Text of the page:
Researchers have found over 20,000 instances of publicly exposed data center infrastructure management (DCIM) software that monitor devices, HVAC control systems, and power distribution units, which could be used for a range of catastrophic attacks.
Data centers house costly systems that support business storage solutions, operational systems, website hosting, data processing, and more.
The buildings that host data centers must comply with strict safety regulations concerning fire protection, airflow, electric power, and physical security.
Years of pursuing operational efficiency have introduced “lights-out” data centers, which are fully automated facilities managed remotely and generally operate without staff.
However, the configuration of these systems isn’t always correct. As a result, while the servers themselves may be adequately protected from physical access, the systems that ensure physical protection and optimal performance sometimes aren’t.
Multiple cases of unprotected systems
Investigators at Cyble have found over 20,000 instances of publicly exposed DCIM systems, including thermal and cooling management dashboards, humidity controllers, UPS controllers, rack monitors, and transfer switches.
Rack details on the exposed data center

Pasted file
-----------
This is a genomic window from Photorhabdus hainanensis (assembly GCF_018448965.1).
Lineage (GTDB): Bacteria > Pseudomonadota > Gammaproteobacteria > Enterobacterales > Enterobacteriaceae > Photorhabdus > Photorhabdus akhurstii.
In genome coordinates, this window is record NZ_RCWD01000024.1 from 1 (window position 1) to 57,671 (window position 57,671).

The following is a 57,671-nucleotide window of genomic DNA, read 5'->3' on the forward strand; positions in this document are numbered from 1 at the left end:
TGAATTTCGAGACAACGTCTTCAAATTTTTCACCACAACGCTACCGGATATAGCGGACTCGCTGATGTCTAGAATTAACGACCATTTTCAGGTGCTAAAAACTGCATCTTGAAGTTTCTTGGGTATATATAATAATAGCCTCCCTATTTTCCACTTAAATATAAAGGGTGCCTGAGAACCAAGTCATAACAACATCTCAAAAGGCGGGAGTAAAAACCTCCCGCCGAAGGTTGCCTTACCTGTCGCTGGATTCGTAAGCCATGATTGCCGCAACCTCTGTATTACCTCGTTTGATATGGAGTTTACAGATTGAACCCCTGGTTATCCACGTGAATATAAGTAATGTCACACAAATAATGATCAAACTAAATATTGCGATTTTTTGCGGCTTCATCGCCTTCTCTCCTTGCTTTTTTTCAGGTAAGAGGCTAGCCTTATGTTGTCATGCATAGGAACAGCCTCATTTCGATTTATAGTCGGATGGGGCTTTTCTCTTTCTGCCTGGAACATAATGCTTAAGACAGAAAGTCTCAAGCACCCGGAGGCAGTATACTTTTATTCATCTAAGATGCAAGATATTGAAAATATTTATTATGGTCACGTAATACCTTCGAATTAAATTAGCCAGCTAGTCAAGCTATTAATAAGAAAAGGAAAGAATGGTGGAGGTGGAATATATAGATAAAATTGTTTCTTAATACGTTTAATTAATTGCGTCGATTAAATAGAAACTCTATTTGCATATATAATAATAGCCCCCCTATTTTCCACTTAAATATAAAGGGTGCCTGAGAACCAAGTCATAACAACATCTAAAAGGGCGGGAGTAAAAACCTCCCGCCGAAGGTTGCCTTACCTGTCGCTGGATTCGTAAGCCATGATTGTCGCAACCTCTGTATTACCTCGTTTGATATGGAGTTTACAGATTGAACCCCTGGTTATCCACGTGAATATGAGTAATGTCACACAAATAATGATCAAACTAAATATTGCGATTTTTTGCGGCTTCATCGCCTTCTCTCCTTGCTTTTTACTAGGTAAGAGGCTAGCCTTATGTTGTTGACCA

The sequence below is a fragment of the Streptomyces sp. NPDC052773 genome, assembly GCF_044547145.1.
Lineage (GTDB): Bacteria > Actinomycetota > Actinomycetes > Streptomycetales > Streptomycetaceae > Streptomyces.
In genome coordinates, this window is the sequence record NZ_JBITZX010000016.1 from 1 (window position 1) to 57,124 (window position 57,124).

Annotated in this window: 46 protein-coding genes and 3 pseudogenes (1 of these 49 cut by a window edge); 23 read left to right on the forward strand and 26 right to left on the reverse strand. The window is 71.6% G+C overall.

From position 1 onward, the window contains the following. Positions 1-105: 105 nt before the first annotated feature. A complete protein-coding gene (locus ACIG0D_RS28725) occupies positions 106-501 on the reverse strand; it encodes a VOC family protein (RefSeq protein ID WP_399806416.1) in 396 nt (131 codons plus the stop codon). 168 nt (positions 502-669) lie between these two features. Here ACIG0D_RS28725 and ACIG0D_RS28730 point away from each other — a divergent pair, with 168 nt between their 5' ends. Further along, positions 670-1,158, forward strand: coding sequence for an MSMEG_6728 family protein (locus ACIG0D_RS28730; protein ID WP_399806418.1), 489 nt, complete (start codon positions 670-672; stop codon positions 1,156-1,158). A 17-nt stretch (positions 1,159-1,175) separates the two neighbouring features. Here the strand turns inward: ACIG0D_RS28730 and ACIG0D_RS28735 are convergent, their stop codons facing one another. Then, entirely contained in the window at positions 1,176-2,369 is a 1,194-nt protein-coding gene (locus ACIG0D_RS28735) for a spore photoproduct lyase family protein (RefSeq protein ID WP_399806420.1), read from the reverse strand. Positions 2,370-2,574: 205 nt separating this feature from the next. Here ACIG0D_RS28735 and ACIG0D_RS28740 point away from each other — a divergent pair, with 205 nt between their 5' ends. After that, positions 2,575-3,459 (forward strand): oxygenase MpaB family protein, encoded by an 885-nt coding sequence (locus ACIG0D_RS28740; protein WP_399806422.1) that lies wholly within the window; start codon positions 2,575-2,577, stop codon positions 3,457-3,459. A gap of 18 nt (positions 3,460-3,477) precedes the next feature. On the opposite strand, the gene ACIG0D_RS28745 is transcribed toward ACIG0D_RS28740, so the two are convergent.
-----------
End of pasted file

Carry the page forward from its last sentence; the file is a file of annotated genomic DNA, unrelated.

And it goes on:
Additionally, the analysts were able to extract passwords from dashboards which they then used to access actual database instances stored on the data center.
Databases accessed in second phase
The applications found by Cyble give full remote access to data center assets, provide status reports, and offer users the capacity to configure various system parameters.
In most cases, the applications used default passwords or were severely outdated, allowing threat actors to compromise them or override security layers fairly easily.
Device42 systems dashboard
Exposing these systems without adequate protection means that anyone could change the temperature and humidity thresholds, configure voltage parameters to dangerous levels, deactivate cooling units, turn consoles off, put UPS devices to sleep, create false alarms, or change backup time intervals.